Finds of treasure and their interpretation with special reference to some hoards found in Birka and on Björkö2013In: Early Medieval Art and Archaeology in the Northern World: Studies in Honour of James Graham-Campbell / [ed] Andrew Reynolds & Leslie Webster, Leiden: Brill Academic Publishers, 2013, p. 843-858Chapter in book (Refereed)
  • 75.
    Arrhenius, Birgit
    et al.
    Stockholm University, Faculty of Humanities, Department of Archaeology and Classical Studies.
    Eriksson, Gunilla
    Stockholm University, Faculty of Humanities, Department of Archaeology and Classical Studies.
    Gulldens hög i Husby-Långhundra2006Report (Other academic)
  • 76.
    Arrhenius, Birgit
    et al.
    Stockholm University, Faculty of Humanities, Department of Archaeology and Classical Studies, Archaeological Research Laboratory.
    Jansson, Ingmar
    Stockholm University, Faculty of Humanities, Department of Archaeology and Classical Studies, Archaeology.
    Small items and major conclusions: A discussion of the findings from Gullhögen, Old Uppsala2015In: Small Things Wide Horizons: Studies in Honour of Birgitta Hårdh / [ed] Lars Larsson, Fredrik Ekengren, Bertil Helgesson and Bengt Söderberg, Oxford: Archaeopress, 2015, p. 141-149Chapter in book (Other academic)
  • 77.
    Arrhenius, Birgit
    et al.
    Stockholm University, Faculty of Humanities, Department of Archaeology and Classical Studies, Archaeological Research Laboratory.
    O'Meadhra, Uaninn
    Excavations at Helgö: 18, conclusions and new aspects2011Collection (editor) (Other academic)
  • 78.
    Arrhenius, Brigit
    Stockholm University, Faculty of Humanities, Department of Archaeology and Classical Studies. Stockholm University, Faculty of Humanities, Department of Archaeology and Classical Studies, Archaeological Research Laboratory.
    Brisingamen and the Menet necklace2009In: Glaube, Kult und Herrschaft Phänomene des Religiösen im 1. Jahrtausend n. Chr.in Mittel- und NordeuropaAkten des 59. Internationalen Sachsensymposionsund derGrundprobleme der frühgeschichtlichen Entwicklung im Mitteldonauraum / [ed] Uta von Freeden, Herwig Friesinger & Egon Wamers, Berlin, 2009, p. 219-230Chapter in book (Other academic)
    Abstract [en]

    This article discusses the jewellery worn by the goddess Freyja, the Brisingamen. The author has previously claimed that brising (“glowing”) is a heiti for “garnet”, in Latin called carbunculus and in Greek ἄνθραξ. The word men has been compared by other authors to the Old German word menni meaning a collar for a dog. However, its origin may have been the Menet (alternatively Menat or Menit) – originally the necklace of the cow god Hathor which in the Greco-Roman time was taken over by the fertility goddess Isis. The Menet necklace was mostly used in ceremonies together with the musical instrument sistrum, when the rattling of the Menet was an important element. The late Roma like bracteates or coin imitations and garnet jewellery were important elements, too. Owing to its many metal pendants the Brisingamen could have produced a sound, though in this case not rattling but rather a sound more like jingle bells. This paper presents several precious items of jewellery representing Freyja’s Brisingamen from the Viking period, the most exquisite examples being the necklaces from Hoen in Norway and Eketorp in Sweden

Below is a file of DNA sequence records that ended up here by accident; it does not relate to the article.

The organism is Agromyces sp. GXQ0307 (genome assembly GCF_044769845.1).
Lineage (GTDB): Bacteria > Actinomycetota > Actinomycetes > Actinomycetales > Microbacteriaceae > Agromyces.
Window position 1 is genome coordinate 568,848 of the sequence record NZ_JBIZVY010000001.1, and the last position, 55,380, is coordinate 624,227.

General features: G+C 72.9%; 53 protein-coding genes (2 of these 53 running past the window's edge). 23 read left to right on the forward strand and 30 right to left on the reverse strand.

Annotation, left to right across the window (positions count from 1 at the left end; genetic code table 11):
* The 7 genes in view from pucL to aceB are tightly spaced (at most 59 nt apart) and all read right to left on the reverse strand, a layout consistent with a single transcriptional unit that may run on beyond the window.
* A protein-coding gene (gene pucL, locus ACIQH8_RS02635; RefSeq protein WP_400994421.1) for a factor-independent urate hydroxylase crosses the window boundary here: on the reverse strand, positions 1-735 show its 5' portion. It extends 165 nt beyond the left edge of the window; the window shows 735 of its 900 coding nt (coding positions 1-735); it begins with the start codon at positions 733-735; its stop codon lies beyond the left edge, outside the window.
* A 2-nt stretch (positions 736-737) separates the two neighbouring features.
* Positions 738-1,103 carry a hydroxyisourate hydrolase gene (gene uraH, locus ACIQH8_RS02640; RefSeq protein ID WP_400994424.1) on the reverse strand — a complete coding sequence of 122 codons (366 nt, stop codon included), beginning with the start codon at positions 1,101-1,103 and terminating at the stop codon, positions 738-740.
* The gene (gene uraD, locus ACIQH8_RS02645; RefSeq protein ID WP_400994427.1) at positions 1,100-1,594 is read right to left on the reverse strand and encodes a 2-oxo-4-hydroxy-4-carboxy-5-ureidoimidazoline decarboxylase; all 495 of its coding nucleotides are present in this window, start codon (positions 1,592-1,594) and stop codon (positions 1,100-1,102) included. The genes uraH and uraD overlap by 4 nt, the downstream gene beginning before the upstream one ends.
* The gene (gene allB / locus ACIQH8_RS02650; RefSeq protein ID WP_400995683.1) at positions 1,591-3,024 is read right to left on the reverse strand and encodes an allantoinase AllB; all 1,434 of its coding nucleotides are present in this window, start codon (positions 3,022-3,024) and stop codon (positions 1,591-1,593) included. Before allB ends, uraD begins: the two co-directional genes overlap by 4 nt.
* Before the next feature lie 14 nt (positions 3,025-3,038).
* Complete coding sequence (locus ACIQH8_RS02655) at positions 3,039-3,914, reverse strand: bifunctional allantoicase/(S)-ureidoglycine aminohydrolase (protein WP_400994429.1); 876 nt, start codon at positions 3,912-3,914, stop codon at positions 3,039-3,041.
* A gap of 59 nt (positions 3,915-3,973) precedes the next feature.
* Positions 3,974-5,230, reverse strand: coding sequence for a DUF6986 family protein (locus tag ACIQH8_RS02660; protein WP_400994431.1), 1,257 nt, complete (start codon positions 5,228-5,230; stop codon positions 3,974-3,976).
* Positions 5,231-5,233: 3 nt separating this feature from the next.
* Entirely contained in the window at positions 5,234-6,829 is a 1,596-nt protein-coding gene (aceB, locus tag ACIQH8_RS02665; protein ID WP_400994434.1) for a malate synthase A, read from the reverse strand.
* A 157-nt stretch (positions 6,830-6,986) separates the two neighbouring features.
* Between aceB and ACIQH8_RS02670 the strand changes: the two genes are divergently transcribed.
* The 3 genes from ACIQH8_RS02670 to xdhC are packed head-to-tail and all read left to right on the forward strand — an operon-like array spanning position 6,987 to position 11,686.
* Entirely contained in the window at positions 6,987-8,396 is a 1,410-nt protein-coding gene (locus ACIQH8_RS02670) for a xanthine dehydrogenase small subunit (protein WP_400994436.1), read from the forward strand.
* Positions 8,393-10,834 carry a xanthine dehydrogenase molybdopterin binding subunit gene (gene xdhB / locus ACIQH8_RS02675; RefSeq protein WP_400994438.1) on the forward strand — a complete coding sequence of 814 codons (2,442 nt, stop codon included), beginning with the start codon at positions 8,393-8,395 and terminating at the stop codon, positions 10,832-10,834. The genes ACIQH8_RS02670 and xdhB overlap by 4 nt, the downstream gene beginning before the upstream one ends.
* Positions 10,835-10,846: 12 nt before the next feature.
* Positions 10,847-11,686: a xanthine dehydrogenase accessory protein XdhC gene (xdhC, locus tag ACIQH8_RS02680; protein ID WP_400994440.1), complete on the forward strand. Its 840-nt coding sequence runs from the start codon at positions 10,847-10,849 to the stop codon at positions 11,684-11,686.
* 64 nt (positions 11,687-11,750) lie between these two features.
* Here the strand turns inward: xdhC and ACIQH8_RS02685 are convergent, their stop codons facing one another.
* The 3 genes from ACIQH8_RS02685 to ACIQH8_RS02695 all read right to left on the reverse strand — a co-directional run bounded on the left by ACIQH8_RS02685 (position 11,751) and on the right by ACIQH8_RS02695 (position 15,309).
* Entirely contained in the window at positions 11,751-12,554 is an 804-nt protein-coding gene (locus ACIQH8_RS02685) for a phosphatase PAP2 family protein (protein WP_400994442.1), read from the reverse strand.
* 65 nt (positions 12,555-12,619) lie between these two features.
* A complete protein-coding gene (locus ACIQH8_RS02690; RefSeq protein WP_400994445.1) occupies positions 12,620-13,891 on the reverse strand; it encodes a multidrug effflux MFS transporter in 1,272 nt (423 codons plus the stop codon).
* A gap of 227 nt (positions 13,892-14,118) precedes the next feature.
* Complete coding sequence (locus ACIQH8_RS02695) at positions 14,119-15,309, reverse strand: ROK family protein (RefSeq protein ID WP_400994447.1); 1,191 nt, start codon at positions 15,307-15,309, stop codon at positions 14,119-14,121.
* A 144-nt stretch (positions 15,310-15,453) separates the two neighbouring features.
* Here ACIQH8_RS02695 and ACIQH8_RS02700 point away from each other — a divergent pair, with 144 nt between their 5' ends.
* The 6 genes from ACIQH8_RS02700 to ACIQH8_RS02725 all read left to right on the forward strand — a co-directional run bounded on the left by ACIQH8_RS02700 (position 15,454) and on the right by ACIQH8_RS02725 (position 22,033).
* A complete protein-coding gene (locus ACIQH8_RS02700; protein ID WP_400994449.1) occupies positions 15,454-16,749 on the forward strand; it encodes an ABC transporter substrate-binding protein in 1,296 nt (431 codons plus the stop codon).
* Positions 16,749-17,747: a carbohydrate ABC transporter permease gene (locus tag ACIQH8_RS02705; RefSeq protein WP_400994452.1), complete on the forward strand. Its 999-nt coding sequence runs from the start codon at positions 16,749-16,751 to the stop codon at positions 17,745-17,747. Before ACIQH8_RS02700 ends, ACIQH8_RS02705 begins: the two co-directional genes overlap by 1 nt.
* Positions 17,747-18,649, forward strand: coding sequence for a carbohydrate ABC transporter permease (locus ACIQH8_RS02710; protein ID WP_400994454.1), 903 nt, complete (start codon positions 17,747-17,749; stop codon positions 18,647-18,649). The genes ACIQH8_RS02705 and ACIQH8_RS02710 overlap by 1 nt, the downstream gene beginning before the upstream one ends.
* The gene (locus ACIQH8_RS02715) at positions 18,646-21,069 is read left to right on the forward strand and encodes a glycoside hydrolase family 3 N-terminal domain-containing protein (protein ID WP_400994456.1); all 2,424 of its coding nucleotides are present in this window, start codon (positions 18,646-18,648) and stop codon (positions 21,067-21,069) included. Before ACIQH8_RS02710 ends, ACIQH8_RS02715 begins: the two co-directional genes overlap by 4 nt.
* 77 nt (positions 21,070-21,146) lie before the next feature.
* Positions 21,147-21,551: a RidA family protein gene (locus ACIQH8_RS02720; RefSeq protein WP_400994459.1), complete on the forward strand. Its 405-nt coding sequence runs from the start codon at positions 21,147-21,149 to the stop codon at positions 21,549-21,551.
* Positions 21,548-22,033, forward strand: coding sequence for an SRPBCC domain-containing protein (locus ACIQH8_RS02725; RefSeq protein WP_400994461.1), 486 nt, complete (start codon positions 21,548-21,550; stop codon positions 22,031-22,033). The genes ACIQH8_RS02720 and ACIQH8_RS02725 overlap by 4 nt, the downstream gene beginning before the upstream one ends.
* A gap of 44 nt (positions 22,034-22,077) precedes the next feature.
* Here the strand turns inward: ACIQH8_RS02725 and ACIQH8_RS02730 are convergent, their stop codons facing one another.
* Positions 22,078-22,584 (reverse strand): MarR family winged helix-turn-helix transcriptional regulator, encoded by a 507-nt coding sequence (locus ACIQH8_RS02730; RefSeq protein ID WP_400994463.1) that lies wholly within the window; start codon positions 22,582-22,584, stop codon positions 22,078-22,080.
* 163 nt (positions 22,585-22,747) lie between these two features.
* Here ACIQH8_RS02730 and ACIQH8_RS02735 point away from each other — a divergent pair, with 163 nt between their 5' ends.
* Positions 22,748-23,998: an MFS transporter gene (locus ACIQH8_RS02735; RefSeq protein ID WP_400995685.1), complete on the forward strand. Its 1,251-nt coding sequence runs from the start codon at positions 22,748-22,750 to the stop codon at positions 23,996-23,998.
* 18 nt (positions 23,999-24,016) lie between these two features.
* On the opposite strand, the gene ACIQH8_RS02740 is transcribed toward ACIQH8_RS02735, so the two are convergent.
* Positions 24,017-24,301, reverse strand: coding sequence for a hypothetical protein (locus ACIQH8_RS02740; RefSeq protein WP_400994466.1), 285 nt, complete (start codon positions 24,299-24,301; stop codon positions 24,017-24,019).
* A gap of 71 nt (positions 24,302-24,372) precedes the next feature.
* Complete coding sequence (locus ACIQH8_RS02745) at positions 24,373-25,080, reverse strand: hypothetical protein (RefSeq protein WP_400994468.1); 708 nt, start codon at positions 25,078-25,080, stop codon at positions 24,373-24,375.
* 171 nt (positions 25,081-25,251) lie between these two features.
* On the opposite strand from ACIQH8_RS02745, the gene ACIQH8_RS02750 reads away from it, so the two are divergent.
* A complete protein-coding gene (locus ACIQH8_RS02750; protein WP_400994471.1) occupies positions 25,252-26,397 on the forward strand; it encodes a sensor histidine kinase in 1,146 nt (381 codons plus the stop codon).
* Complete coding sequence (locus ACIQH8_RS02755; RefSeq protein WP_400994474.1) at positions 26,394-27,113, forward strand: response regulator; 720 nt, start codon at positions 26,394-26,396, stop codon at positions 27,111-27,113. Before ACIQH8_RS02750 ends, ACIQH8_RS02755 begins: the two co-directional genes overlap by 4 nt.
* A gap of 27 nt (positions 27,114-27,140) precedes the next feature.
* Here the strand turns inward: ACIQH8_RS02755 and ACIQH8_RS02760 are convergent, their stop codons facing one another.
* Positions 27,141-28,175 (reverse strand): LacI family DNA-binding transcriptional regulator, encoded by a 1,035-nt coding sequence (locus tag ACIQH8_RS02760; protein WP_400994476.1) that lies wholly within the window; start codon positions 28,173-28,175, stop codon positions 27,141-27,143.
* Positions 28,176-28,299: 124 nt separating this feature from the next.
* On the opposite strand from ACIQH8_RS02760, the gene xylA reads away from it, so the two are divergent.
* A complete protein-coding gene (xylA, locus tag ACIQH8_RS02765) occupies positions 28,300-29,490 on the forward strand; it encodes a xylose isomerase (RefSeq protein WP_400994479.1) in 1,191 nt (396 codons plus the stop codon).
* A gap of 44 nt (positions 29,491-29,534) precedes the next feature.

• 79.
    Audy, Florent
    Stockholm University, Faculty of Humanities, Department of Archaeology and Classical Studies.
    Suspended Value: Using Coins as Pendants in Viking-Age Scandinavia (c. AD 800–1140)2018Doctoral thesis, monograph (Other academic)
    Abstract [en]

    The use of coins as pendants is a common practice in the Scandinavian Viking Age (c. AD 800–1140). About three per cent of the coins circulating in Scandinavia show signs of having been adapted for suspension, either with a small hole or a loop. Modifying coins in this way changes the nature of the object. The pierced and looped coins move from having an economic function to having a display and symbolic function, at least temporarily.